What’s the future of Facebook?

Facebook all started with a Harvard computer science student called Mark Zuckerberg (you might have heard of him) and a bunch of his mates.

Oddly enough, the inspiration behind Facebook is a website called Facemash, which Zuckerberg famously (or rather, infamously) created at uni. It compared the faces of other students in a “hot or not” style game which was quickly shut down by Harvard, but propelled Zuckerberg on a journey to form the world’s largest social media platform.

Today, Facebook has more than 2.2 billion monthly active users and dizzying revenue figures, mostly driven by advertisers.

Looking back, Facebook’s quick rise to success has been incredible – but what does the future hold?

Well, recent signs haven’t been great. For example, this year’s Cambridge Analytica scandal led to a (temporary) loss of billions of dollars of their market cap and even worse, a huge drop in confidence from users.


#deletefacebook anyone?

Facebook has been having a hard time retaining the young generations which helped build its original success too. Only 8% of millennials use Facebook, according to the latest Piper Jaffray teen survey in the US, and more than 70% of millennials and post-millennials prefer Snapchat or Instagram (the latter of which, Facebook owns).


Okay, so that’s the bad news out of the way…

Facebook’s success and rapid growth to-date has been much in part to its ability to adapt, innovate and change quickly – and ultimately, there’s plenty of big things landing now (and planned) to keep the juggernaut spinning.

Here are four of them:

  1. Facebook Watch – a rival to Google’s YouTube, along with traditional TV channels and online outlets like Netflix – Facebook’s Watch video-streaming service is currently rolling out worldwide.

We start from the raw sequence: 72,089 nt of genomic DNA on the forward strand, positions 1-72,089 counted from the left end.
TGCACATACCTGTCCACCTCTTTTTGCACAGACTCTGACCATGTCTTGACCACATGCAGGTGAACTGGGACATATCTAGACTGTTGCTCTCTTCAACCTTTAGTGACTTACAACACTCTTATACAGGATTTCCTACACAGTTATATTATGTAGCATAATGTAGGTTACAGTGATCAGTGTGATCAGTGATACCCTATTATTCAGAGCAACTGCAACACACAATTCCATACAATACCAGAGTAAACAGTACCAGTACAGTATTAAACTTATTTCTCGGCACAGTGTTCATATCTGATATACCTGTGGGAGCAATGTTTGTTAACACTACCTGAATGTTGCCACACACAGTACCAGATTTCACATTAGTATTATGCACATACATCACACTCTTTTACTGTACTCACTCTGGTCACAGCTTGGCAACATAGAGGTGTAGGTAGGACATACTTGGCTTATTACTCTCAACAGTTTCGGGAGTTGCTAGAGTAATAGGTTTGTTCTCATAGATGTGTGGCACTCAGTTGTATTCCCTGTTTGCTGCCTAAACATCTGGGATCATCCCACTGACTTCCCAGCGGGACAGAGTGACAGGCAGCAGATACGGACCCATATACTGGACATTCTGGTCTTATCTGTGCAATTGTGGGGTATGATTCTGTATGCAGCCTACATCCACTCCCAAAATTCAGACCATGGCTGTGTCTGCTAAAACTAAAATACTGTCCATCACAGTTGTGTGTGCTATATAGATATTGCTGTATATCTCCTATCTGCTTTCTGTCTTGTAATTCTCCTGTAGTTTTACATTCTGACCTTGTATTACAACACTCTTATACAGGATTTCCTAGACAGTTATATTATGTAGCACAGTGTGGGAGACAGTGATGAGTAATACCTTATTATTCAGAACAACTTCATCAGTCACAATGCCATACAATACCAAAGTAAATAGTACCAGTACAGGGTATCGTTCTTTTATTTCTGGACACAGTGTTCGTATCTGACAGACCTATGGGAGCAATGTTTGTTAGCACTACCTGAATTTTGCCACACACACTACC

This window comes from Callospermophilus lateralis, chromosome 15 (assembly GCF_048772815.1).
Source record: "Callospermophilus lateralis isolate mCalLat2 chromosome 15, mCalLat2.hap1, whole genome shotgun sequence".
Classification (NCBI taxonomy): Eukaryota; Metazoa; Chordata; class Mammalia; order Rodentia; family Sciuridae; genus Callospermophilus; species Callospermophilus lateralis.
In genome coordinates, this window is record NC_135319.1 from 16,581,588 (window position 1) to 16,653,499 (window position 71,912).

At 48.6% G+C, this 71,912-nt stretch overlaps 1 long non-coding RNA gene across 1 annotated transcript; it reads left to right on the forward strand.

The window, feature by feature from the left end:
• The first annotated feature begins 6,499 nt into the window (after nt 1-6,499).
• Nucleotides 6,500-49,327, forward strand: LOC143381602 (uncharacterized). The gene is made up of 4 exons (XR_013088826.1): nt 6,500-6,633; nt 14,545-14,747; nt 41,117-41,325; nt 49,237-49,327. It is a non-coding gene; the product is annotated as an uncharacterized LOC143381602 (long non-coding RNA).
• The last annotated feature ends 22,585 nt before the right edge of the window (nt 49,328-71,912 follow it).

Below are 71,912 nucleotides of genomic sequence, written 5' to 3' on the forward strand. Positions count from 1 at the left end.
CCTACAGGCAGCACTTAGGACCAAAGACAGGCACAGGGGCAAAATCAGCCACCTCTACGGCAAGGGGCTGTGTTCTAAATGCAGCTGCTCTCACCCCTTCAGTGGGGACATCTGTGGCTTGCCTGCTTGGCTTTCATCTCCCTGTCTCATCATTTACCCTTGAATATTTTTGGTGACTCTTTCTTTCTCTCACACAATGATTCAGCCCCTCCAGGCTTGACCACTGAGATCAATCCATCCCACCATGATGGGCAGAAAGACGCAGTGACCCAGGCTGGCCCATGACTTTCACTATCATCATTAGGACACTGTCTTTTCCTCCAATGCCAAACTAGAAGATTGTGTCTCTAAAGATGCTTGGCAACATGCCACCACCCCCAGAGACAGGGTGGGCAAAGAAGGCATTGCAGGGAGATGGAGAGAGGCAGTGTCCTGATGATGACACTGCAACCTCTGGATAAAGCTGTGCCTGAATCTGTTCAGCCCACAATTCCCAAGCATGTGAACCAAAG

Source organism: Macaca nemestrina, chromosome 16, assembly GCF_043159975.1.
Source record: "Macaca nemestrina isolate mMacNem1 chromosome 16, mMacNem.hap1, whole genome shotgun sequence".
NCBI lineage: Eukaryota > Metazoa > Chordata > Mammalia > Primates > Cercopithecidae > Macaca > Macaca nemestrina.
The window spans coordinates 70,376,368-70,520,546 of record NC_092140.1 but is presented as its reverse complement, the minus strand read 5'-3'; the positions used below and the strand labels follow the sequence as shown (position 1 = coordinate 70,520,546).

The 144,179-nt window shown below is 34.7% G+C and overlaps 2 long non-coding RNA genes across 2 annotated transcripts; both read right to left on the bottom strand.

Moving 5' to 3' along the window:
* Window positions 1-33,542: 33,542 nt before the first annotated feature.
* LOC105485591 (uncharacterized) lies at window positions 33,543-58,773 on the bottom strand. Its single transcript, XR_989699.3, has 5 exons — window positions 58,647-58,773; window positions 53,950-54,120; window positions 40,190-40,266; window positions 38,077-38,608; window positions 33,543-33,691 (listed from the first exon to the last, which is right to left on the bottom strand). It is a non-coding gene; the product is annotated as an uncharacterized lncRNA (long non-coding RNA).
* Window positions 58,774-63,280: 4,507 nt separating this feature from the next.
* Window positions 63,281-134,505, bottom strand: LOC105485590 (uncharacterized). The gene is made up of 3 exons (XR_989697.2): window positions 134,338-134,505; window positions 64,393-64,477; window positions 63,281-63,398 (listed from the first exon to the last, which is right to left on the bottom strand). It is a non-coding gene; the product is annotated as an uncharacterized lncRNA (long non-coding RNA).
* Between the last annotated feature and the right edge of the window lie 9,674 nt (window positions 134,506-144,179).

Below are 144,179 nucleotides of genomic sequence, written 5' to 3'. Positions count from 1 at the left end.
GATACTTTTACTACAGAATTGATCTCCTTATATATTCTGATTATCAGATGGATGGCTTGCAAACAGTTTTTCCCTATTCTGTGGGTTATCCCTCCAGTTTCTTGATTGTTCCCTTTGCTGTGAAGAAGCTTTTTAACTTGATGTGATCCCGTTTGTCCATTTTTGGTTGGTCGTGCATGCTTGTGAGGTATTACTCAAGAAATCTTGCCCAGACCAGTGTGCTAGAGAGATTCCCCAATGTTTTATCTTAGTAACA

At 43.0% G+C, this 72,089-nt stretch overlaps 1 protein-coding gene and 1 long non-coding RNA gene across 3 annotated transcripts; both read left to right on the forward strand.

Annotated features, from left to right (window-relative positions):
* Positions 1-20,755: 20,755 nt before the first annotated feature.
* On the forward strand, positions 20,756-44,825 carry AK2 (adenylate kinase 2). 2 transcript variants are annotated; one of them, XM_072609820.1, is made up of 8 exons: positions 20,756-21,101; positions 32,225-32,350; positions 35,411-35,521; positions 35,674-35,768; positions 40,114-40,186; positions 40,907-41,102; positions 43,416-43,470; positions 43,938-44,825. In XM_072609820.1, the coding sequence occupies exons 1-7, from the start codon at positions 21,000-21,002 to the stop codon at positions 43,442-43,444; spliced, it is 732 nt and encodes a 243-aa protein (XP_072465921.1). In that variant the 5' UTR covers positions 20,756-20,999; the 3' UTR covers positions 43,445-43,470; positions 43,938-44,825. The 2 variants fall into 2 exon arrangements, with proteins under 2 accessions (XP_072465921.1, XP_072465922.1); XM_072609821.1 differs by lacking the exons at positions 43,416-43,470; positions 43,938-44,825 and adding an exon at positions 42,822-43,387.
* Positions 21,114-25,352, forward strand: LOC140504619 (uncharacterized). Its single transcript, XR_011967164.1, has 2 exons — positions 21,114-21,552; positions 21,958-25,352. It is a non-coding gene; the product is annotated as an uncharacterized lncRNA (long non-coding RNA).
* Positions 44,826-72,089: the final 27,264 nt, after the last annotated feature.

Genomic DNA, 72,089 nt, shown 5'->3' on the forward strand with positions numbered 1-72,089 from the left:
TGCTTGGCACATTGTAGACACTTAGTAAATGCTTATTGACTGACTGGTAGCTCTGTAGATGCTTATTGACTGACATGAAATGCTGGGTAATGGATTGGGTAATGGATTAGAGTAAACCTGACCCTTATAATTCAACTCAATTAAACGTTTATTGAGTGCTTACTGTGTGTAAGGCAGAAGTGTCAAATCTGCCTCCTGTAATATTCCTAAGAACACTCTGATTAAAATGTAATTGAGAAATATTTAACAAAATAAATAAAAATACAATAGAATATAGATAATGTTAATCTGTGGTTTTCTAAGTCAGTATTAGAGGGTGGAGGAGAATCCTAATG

2. GG – Chasing a cut of the 3+ hours per week young adult video gamers spend watching other people play, Fb.(as in “good game”) is a destination where viewers can find a collection of all the video games streaming on Facebook.
  3. Virtual Reality – Facebook’s Oculus group is working on ways to make virtual socialising realistic – think getting together in a virtual space to catch up with a friend in another city or for a job interview, that’s as close to real life as it gets.
  4. Bots and AI – Facebook is already allowing companies to build automated “bots” on its Facebook Messenger mobile app that users can interact with and they are set to become even more intuitive over the next decade.



So, should you keep advertising on Facebook?

Yes, of course! Facebook offers an incredibly powerful and effective means of reaching prospective customers and leading them to interact with your products and services. Facebook has worked hard to make its way to the top, and with plenty of innovation in the pipeline, it’s unlikely to be knocked off its perch as the biggest social media company any time soon.

Like all marketing, choosing where to spend your digital budget is about understanding your audience and where they hang out.

If you’re targeting Gen X and baby boomers, Facebook may still be the top-spot for you to be. But if late teens are your target, you might consider the likes of Snapchat or Instagram.

Ultimately, a healthy social media plan will use a mix or media and will be based on your audience’s preference – not what you feel most comfortable using yourself.

Luckily, if you’re working with Kick&Co, it doesn’t matter whether you’re personally using all the social media platforms, or none of them. Just sit back and watch us fit your business into the right forums – whether that’s an established player such as Facebook, or new-comer platforms on the cutting-edge. We can show you where your business has the most potential.

What’s not to  about that?